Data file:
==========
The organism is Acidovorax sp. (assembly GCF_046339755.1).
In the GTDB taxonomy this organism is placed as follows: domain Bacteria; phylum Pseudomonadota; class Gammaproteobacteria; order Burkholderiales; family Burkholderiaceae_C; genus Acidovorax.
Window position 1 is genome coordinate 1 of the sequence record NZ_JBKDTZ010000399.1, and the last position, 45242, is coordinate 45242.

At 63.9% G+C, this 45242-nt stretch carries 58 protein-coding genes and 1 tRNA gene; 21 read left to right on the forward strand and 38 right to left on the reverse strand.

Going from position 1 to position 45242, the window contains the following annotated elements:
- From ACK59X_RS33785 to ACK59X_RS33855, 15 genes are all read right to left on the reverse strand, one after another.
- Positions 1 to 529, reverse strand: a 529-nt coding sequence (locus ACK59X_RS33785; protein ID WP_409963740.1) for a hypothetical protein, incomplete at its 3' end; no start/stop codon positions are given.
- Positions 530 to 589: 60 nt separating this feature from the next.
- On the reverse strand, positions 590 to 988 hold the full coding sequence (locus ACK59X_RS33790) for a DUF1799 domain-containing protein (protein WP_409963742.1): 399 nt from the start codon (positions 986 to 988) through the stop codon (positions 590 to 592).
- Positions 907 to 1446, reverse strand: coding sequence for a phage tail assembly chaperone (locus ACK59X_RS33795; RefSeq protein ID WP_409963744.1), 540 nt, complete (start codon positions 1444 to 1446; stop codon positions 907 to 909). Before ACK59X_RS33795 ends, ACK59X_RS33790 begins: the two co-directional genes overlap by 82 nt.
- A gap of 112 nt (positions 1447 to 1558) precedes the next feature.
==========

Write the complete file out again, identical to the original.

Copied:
The organism is Acidovorax sp. (assembly GCF_046339755.1).
In the GTDB taxonomy this organism is placed as follows: domain Bacteria; phylum Pseudomonadota; class Gammaproteobacteria; order Burkholderiales; family Burkholderiaceae_C; genus Acidovorax.
Window position 1 is genome coordinate 1 of the sequence record NZ_JBKDTZ010000399.1, and the last position, 45242, is coordinate 45242.

At 63.9% G+C, this 45242-nt stretch carries 58 protein-coding genes and 1 tRNA gene; 21 read left to right on the forward strand and 38 right to left on the reverse strand.

Going from position 1 to position 45242, the window contains the following annotated elements:
- From ACK59X_RS33785 to ACK59X_RS33855, 15 genes are all read right to left on the reverse strand, one after another.
- Positions 1 to 529, reverse strand: a 529-nt coding sequence (locus ACK59X_RS33785; protein ID WP_409963740.1) for a hypothetical protein, incomplete at its 3' end; no start/stop codon positions are given.
- Positions 530 to 589: 60 nt separating this feature from the next.
- On the reverse strand, positions 590 to 988 hold the full coding sequence (locus ACK59X_RS33790) for a DUF1799 domain-containing protein (protein WP_409963742.1): 399 nt from the start codon (positions 986 to 988) through the stop codon (positions 590 to 592).
- Positions 907 to 1446, reverse strand: coding sequence for a phage tail assembly chaperone (locus ACK59X_RS33795; RefSeq protein ID WP_409963744.1), 540 nt, complete (start codon positions 1444 to 1446; stop codon positions 907 to 909). Before ACK59X_RS33795 ends, ACK59X_RS33790 begins: the two co-directional genes overlap by 82 nt.
- A gap of 112 nt (positions 1447 to 1558) precedes the next feature.